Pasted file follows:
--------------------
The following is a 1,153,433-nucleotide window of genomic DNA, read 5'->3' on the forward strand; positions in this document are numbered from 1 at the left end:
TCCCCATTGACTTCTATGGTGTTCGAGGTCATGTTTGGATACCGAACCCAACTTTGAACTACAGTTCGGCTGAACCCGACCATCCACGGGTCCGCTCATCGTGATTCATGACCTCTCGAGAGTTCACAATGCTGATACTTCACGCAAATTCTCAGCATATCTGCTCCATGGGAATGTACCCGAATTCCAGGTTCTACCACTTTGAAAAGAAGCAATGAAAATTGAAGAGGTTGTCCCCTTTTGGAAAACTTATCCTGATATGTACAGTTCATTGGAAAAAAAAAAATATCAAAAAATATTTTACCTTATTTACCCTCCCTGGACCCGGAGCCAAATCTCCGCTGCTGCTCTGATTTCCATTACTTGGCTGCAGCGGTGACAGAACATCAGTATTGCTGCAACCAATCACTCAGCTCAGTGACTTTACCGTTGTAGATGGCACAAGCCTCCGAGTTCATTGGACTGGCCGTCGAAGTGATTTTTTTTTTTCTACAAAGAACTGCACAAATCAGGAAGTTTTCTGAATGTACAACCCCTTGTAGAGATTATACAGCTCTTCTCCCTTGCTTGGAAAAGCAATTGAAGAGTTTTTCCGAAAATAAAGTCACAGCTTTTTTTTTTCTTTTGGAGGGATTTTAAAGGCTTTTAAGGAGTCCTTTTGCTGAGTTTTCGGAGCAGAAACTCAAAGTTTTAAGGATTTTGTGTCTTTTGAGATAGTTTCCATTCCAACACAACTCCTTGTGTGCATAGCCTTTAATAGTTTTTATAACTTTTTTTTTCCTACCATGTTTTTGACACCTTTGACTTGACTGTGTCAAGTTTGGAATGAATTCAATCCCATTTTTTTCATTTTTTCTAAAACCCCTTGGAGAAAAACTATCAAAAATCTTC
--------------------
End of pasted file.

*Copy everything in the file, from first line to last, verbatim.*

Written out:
The following is a 1,153,433-nucleotide window of genomic DNA, read 5'->3' on the forward strand; positions in this document are numbered from 1 at the left end:
TCCCCATTGACTTCTATGGTGTTCGAGGTCATGTTTGGATACCGAACCCAACTTTGAACTACAGTTCGGCTGAACCCGACCATCCACGGGTCCGCTCATCGTGATTCATGACCTCTCGAGAGTTCACAATGCTGATACTTCACGCAAATTCTCAGCATATCTGCTCCATGGGAATGTACCCGAATTCCAGGTTCTACCACTTTGAAAAGAAGCAATGAAAATTGAAGAGGTTGTCCCCTTTTGGAAAACTTATCCTGATATGTACAGTTCATTGGAAAAAAAAAAATATCAAAAAATATTTTACCTTATTTACCCTCCCTGGACCCGGAGCCAAATCTCCGCTGCTGCTCTGATTTCCATTACTTGGCTGCAGCGGTGACAGAACATCAGTATTGCTGCAACCAATCACTCAGCTCAGTGACTTTACCGTTGTAGATGGCACAAGCCTCCGAGTTCATTGGACTGGCCGTCGAAGTGATTTTTTTTTTTCTACAAAGAACTGCACAAATCAGGAAGTTTTCTGAATGTACAACCCCTTGTAGAGATTATACAGCTCTTCTCCCTTGCTTGGAAAAGCAATTGAAGAGTTTTTCCGAAAATAAAGTCACAGCTTTTTTTTTTCTTTTGGAGGGATTTTAAAGGCTTTTAAGGAGTCCTTTTGCTGAGTTTTCGGAGCAGAAACTCAAAGTTTTAAGGATTTTGTGTCTTTTGAGATAGTTTCCATTCCAACACAACTCCTTGTGTGCATAGCCTTTAATAGTTTTTATAACTTTTTTTTTCCTACCATGTTTTTGACACCTTTGACTTGACTGTGTCAAGTTTGGAATGAATTCAATCCCATTTTTTTCATTTTTTCTAAAACCCCTTGGAGAAAAACTATCAAAAATCTTC